Bernard Odour, at the poly opening
The Children and Youth Empowerment Centre opened the Rathithi Polytechnic as a specialized facility to serve the young people based at the CYEC and related programs, who have graduated from high school.
The exceptionally high rates of unemployment (and underemployment) for young people in Kenya, which is even higher for the demographic that CYEC serves, means that there is need for special effort to ensure our young people are prepared for their futures. A well-thought-out skills development program, which the polytechnic is putting in place, is a key component of such a program.
The polytechnic formally launched in November 2019 and currently serves a total of 52 learners, both full-time and part-time. Current formal programs include catering, tailoring, computing, masonry and life-skills and leadership. The agriculture program is yet to gain formal status.
In keeping with CYEC’s goal of empowering young people to seize control of their personal and collective destinies, the polytechnic program has three main objectives:
- To equip learners with relevant and sound know-how;
- To provide ready access to learning and production facilities;
- To foster life skills development among learners.
The three objectives tally with the three requirements of general empowerment: increased practical know-how; accumulated material resources and enhanced self-understanding.
Provision of practical knowledge is a central component any significant empowerment effort. For ordinary skills training institutions, such know-how is focused on helping individuals to find employment in the open market. For the CYEC’s polytechnic program however, there is a keen appreciation of the need to use its skills development program for the empowerment of the broader community. This is because an empowered community is a key component of any long-term solution to the challenges that have made the CYEC program necessary.
Even while preparing its learners for marketable competencies therefore, the polytechnic is focused on developing training programs that are likely to have a major positive impact on community empowerment. These programs include conservation agriculture, waste management, renewable energy solutions and non-timber-based building technologies.
Learning and production facilities
The socio-economic backgrounds of the learners at the polytechnic are such that program sustainability is an issue of critical importance. It is necessary, for instance, that learners are able to have meals as part of what is offered at the polytechnic. For purposes of efficiency, this means that learning facilities are best utilized for production as well. For example, those in the agriculture program are expected to produce food for the polytechnic’s kitchen while those learning catering are expected to cook for all. The same is true for the other programs. The polytechnic’s facilities, with time, are expected to start generating income.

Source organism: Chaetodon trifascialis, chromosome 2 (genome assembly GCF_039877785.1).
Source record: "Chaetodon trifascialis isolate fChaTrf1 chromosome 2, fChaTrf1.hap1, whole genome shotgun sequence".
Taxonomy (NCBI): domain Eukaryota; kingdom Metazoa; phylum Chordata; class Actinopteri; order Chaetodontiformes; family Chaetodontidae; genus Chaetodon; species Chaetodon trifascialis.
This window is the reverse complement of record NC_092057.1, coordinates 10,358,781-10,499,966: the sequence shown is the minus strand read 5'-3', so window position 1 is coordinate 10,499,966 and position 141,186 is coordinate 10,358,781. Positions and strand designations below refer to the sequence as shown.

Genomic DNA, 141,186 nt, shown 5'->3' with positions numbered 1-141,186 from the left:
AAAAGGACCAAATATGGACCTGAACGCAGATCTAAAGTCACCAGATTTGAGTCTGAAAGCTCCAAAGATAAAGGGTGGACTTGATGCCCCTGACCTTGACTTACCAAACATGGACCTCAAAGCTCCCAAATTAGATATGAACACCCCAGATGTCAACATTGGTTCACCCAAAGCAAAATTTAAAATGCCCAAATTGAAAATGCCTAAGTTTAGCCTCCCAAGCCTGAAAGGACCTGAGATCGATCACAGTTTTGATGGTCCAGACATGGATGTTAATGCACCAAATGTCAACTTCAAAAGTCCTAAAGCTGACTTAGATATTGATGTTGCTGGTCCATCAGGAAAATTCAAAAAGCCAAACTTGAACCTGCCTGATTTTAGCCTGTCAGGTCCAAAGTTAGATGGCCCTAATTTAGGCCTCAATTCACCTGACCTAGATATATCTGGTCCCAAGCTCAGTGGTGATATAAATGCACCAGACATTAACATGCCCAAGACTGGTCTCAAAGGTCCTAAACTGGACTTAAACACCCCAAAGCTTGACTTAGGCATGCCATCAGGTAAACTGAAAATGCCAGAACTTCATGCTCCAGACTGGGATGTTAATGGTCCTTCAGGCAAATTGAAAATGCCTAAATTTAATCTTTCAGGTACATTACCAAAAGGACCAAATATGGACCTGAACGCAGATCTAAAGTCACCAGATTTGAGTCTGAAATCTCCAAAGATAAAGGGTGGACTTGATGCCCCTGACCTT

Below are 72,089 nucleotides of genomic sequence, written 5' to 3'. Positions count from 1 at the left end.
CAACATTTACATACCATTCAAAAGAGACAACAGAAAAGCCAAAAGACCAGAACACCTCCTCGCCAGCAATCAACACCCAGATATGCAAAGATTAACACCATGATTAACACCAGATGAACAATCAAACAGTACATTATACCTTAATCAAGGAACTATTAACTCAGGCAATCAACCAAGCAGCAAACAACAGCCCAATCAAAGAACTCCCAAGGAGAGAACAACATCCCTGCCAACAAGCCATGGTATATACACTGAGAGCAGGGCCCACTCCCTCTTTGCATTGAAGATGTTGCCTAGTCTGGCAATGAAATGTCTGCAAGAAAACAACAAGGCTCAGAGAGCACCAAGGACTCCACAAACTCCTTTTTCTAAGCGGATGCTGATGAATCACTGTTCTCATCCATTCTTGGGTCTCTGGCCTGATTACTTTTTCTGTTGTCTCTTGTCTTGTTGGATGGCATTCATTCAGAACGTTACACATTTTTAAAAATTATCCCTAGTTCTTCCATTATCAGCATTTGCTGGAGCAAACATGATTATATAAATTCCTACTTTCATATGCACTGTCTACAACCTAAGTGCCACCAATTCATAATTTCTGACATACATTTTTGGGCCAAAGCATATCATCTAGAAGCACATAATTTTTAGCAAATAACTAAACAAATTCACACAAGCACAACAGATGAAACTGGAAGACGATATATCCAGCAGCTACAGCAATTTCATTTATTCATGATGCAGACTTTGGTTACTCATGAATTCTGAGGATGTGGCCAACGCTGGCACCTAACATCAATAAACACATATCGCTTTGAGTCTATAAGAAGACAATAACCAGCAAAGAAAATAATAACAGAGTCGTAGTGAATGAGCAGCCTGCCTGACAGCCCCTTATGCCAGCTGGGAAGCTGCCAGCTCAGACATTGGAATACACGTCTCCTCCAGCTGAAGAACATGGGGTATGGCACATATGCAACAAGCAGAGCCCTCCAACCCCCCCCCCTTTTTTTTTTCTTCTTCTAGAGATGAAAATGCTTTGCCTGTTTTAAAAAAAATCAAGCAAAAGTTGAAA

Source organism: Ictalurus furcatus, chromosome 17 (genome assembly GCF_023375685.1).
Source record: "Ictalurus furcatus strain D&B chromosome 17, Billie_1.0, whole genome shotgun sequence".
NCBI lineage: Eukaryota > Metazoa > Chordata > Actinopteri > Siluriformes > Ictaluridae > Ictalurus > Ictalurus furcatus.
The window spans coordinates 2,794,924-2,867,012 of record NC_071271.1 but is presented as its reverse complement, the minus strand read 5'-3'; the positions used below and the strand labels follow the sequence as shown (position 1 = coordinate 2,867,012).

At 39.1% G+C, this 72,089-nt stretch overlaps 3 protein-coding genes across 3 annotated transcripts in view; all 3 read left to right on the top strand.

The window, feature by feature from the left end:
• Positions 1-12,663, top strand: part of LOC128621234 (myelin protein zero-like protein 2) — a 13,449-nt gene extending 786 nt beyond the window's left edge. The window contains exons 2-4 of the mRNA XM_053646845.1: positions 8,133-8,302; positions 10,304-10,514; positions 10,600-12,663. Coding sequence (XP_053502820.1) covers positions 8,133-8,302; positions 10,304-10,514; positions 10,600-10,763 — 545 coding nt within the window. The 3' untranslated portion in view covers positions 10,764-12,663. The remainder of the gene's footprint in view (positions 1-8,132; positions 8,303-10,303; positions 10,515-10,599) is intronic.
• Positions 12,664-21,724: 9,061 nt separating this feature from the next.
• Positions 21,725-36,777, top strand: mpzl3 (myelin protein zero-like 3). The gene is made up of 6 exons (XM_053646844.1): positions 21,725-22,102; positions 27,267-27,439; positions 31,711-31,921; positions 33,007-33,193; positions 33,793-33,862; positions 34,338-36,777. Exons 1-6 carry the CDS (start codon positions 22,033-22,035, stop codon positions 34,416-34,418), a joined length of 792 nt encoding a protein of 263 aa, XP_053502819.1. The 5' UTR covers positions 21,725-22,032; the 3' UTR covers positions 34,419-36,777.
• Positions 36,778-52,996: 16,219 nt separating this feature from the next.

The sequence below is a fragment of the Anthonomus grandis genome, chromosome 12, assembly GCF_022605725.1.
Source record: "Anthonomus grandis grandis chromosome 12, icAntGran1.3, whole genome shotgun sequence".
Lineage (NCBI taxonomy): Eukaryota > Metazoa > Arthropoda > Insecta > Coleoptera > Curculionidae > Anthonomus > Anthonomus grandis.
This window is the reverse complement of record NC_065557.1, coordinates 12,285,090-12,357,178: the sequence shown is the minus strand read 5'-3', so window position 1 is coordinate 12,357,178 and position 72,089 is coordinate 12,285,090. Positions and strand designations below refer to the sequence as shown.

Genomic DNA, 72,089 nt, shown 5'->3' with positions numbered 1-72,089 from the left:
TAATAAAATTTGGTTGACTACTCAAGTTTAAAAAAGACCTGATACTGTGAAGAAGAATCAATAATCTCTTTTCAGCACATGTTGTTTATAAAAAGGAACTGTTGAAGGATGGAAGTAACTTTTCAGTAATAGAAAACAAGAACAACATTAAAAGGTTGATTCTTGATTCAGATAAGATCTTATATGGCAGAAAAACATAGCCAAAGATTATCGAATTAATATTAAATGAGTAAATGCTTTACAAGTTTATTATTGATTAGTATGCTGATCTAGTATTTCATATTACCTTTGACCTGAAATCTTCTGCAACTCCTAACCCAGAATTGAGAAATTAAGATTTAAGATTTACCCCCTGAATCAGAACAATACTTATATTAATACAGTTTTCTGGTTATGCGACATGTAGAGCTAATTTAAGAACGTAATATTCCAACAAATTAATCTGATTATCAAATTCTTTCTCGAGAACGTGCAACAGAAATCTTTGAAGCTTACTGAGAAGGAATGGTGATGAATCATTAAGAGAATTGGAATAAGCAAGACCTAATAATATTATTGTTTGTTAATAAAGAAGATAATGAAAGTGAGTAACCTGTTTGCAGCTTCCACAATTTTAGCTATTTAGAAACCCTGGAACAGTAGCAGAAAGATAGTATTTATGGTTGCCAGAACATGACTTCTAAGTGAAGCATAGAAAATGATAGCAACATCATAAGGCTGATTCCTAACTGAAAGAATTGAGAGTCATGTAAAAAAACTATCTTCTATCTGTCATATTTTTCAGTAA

Life skills development
For the polytechnic to serve as an effective means of community empowerment, it will be necessary for it to have an active outreach service, which is best done by students. To be able to do this the students need to be self-aware and have leadership competencies. This is why life-skills and leadership training are an integral part of the polytechnic’s training program. The aim of this initiative is to enable learners to see themselves not as victims of circumstances beyond their control but as agents of positive change for their communities. The learners are equipped with the skills to design and implement programs for positive change in their communities.
The polytechnic requires plenty of support in order to build its programs to a level that can realize meaningful sustainability, including from paying students. Such support includes the development of general infrastructure such as classrooms, workshops and dormitories as well as program support such as staff salaries and utility bills. Of special significance for the development and sustainability effort however is the agriculture program.
Of special note for the polytechnic initiative is the fact that its leadership is based on beneficiaries of the CYEC program. The institution’s manager belongs to the first cohort of children to be rescued from the streets of Nairobi at the inception of the national program. He is now a university graduate and is working with several other former street dwelling children who are now instructors at the institution, with more set to join in when and as they graduate from their respective colleges and universities.
Art display at the poly opening
Community members enjoying the poly opening